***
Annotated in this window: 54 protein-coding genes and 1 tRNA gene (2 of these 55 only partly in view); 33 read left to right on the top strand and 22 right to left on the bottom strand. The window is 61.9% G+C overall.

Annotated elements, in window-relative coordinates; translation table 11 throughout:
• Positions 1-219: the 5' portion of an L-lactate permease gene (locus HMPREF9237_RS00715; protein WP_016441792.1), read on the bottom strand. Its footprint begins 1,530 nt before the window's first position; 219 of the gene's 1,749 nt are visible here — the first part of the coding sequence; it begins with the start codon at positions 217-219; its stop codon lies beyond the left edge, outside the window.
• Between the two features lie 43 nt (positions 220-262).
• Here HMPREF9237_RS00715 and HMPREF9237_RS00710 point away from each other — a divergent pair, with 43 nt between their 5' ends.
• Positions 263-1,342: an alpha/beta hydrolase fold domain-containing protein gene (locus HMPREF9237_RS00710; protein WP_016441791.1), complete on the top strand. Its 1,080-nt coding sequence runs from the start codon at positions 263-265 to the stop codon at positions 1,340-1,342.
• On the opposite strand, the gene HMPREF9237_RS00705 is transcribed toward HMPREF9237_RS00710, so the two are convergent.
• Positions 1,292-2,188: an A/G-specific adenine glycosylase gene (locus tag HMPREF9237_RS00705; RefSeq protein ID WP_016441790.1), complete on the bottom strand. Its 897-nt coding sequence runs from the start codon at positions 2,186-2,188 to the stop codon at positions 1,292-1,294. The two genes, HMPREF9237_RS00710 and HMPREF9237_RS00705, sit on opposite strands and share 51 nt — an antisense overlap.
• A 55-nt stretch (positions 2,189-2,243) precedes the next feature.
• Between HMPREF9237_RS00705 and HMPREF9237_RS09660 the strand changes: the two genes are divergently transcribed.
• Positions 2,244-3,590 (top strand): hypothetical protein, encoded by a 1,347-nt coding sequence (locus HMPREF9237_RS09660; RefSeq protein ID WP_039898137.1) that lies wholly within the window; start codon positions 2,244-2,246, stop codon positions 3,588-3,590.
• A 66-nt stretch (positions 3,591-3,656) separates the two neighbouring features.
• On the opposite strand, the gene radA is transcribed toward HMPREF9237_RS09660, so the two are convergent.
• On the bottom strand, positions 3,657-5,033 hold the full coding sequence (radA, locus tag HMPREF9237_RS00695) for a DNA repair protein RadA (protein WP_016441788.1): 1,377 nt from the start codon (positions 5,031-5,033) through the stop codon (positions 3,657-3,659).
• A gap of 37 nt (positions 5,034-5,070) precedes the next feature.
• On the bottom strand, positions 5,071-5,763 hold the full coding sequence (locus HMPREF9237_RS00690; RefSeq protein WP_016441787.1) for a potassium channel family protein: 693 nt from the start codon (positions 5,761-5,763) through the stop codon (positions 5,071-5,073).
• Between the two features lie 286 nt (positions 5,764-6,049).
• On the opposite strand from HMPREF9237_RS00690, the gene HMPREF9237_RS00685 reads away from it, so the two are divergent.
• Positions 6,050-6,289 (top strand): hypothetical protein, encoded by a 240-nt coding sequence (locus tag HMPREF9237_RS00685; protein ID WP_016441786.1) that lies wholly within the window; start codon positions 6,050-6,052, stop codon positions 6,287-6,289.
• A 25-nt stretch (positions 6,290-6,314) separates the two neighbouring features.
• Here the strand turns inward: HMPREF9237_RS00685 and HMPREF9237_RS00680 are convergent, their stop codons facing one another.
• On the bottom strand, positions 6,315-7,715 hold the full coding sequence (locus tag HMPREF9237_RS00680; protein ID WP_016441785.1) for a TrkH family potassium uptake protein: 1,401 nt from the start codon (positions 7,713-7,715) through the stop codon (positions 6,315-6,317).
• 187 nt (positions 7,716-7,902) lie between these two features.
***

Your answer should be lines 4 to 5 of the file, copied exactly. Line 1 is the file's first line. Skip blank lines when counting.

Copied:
• Between the two features lie 43 nt (positions 220-262).
• Here HMPREF9237_RS00715 and HMPREF9237_RS00710 point away from each other — a divergent pair, with 43 nt between their 5' ends.